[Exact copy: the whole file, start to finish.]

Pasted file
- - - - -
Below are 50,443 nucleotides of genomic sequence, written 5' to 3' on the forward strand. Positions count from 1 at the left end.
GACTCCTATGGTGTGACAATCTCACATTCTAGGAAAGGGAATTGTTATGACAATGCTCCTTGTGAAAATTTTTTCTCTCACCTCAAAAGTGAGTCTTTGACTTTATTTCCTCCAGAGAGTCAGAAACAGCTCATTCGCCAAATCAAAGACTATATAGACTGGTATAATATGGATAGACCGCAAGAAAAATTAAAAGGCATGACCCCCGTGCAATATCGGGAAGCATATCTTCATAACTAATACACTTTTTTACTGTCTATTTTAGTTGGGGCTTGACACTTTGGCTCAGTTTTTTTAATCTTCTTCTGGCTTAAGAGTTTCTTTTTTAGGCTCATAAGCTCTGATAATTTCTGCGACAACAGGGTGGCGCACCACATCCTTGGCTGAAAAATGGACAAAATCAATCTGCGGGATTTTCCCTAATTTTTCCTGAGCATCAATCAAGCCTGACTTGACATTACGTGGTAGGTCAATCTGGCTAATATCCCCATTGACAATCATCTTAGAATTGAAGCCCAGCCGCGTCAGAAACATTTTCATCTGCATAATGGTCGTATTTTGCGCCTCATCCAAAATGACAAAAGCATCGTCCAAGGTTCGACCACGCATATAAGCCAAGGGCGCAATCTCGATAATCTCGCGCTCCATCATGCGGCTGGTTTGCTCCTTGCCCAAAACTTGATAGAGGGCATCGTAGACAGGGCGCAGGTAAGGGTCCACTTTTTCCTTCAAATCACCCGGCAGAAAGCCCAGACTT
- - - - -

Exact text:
Below are 50,443 nucleotides of genomic sequence, written 5' to 3' on the forward strand. Positions count from 1 at the left end.
GACTCCTATGGTGTGACAATCTCACATTCTAGGAAAGGGAATTGTTATGACAATGCTCCTTGTGAAAATTTTTTCTCTCACCTCAAAAGTGAGTCTTTGACTTTATTTCCTCCAGAGAGTCAGAAACAGCTCATTCGCCAAATCAAAGACTATATAGACTGGTATAATATGGATAGACCGCAAGAAAAATTAAAAGGCATGACCCCCGTGCAATATCGGGAAGCATATCTTCATAACTAATACACTTTTTTACTGTCTATTTTAGTTGGGGCTTGACACTTTGGCTCAGTTTTTTTAATCTTCTTCTGGCTTAAGAGTTTCTTTTTTAGGCTCATAAGCTCTGATAATTTCTGCGACAACAGGGTGGCGCACCACATCCTTGGCTGAAAAATGGACAAAATCAATCTGCGGGATTTTCCCTAATTTTTCCTGAGCATCAATCAAGCCTGACTTGACATTACGTGGTAGGTCAATCTGGCTAATATCCCCATTGACAATCATCTTAGAATTGAAGCCCAGCCGCGTCAGAAACATTTTCATCTGCATAATGGTCGTATTTTGCGCCTCATCCAAAATGACAAAAGCATCGTCCAAGGTTCGACCACGCATATAAGCCAAGGGCGCAATCTCGATAATCTCGCGCTCCATCATGCGGCTGGTTTGCTCCTTGCCCAAAACTTGATAGAGGGCATCGTAGACAGGGCGCAGGTAAGGGTCCACTTTTTCCTTCAAATCACCCGGCAGAAAGCCCAGACTT